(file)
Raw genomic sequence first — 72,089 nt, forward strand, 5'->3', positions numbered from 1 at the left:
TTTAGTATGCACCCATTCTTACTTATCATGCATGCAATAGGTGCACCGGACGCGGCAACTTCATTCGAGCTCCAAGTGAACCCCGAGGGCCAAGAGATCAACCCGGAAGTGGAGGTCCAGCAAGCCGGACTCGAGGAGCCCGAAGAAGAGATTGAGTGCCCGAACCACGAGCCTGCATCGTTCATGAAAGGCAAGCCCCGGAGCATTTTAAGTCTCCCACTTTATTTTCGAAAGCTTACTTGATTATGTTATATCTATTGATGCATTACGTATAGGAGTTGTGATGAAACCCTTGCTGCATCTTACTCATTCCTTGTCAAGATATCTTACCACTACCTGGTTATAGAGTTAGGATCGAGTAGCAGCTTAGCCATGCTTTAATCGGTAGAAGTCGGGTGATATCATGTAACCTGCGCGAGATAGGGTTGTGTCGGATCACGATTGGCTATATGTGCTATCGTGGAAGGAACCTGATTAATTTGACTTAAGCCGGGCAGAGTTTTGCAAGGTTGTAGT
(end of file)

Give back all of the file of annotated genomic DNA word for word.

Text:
Raw genomic sequence first — 72,089 nt, forward strand, 5'->3', positions numbered from 1 at the left:
TTTAGTATGCACCCATTCTTACTTATCATGCATGCAATAGGTGCACCGGACGCGGCAACTTCATTCGAGCTCCAAGTGAACCCCGAGGGCCAAGAGATCAACCCGGAAGTGGAGGTCCAGCAAGCCGGACTCGAGGAGCCCGAAGAAGAGATTGAGTGCCCGAACCACGAGCCTGCATCGTTCATGAAAGGCAAGCCCCGGAGCATTTTAAGTCTCCCACTTTATTTTCGAAAGCTTACTTGATTATGTTATATCTATTGATGCATTACGTATAGGAGTTGTGATGAAACCCTTGCTGCATCTTACTCATTCCTTGTCAAGATATCTTACCACTACCTGGTTATAGAGTTAGGATCGAGTAGCAGCTTAGCCATGCTTTAATCGGTAGAAGTCGGGTGATATCATGTAACCTGCGCGAGATAGGGTTGTGTCGGATCACGATTGGCTATATGTGCTATCGTGGAAGGAACCTGATTAATTTGACTTAAGCCGGGCAGAGTTTTGCAAGGTTGTAGT